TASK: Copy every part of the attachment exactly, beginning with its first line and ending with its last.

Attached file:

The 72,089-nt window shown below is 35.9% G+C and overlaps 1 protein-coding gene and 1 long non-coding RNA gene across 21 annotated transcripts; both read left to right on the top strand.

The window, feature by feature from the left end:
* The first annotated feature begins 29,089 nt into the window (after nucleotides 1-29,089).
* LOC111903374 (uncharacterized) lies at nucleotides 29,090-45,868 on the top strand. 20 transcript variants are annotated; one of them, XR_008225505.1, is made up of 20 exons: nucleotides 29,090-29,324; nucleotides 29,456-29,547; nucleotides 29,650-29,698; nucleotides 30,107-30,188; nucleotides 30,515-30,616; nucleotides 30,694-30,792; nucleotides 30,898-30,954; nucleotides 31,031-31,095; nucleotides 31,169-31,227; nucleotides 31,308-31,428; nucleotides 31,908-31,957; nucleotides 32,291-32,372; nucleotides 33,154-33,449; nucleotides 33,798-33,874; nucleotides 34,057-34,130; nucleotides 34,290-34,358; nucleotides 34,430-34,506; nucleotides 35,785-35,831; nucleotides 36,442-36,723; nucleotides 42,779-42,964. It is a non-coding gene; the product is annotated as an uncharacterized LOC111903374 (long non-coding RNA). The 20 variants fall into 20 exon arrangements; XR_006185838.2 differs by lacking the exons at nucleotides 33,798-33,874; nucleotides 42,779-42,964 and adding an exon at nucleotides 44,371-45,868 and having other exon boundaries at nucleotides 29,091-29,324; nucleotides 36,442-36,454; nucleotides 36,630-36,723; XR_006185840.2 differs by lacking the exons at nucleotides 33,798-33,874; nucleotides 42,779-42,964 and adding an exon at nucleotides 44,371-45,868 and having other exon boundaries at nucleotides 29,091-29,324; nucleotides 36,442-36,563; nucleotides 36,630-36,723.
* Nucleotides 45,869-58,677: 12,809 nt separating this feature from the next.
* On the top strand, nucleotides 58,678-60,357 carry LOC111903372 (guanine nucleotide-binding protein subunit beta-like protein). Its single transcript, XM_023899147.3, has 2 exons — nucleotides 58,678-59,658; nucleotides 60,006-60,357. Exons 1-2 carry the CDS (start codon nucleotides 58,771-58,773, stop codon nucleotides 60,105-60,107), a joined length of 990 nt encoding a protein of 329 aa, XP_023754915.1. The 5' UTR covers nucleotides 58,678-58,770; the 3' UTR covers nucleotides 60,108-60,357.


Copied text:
The 72,089-nt window shown below is 35.9% G+C and overlaps 1 protein-coding gene and 1 long non-coding RNA gene across 21 annotated transcripts; both read left to right on the top strand.

The window, feature by feature from the left end:
* The first annotated feature begins 29,089 nt into the window (after nucleotides 1-29,089).
* LOC111903374 (uncharacterized) lies at nucleotides 29,090-45,868 on the top strand. 20 transcript variants are annotated; one of them, XR_008225505.1, is made up of 20 exons: nucleotides 29,090-29,324; nucleotides 29,456-29,547; nucleotides 29,650-29,698; nucleotides 30,107-30,188; nucleotides 30,515-30,616; nucleotides 30,694-30,792; nucleotides 30,898-30,954; nucleotides 31,031-31,095; nucleotides 31,169-31,227; nucleotides 31,308-31,428; nucleotides 31,908-31,957; nucleotides 32,291-32,372; nucleotides 33,154-33,449; nucleotides 33,798-33,874; nucleotides 34,057-34,130; nucleotides 34,290-34,358; nucleotides 34,430-34,506; nucleotides 35,785-35,831; nucleotides 36,442-36,723; nucleotides 42,779-42,964. It is a non-coding gene; the product is annotated as an uncharacterized LOC111903374 (long non-coding RNA). The 20 variants fall into 20 exon arrangements; XR_006185838.2 differs by lacking the exons at nucleotides 33,798-33,874; nucleotides 42,779-42,964 and adding an exon at nucleotides 44,371-45,868 and having other exon boundaries at nucleotides 29,091-29,324; nucleotides 36,442-36,454; nucleotides 36,630-36,723; XR_006185840.2 differs by lacking the exons at nucleotides 33,798-33,874; nucleotides 42,779-42,964 and adding an exon at nucleotides 44,371-45,868 and having other exon boundaries at nucleotides 29,091-29,324; nucleotides 36,442-36,563; nucleotides 36,630-36,723.
* Nucleotides 45,869-58,677: 12,809 nt separating this feature from the next.
* On the top strand, nucleotides 58,678-60,357 carry LOC111903372 (guanine nucleotide-binding protein subunit beta-like protein). Its single transcript, XM_023899147.3, has 2 exons — nucleotides 58,678-59,658; nucleotides 60,006-60,357. Exons 1-2 carry the CDS (start codon nucleotides 58,771-58,773, stop codon nucleotides 60,105-60,107), a joined length of 990 nt encoding a protein of 329 aa, XP_023754915.1. The 5' UTR covers nucleotides 58,678-58,770; the 3' UTR covers nucleotides 60,108-60,357.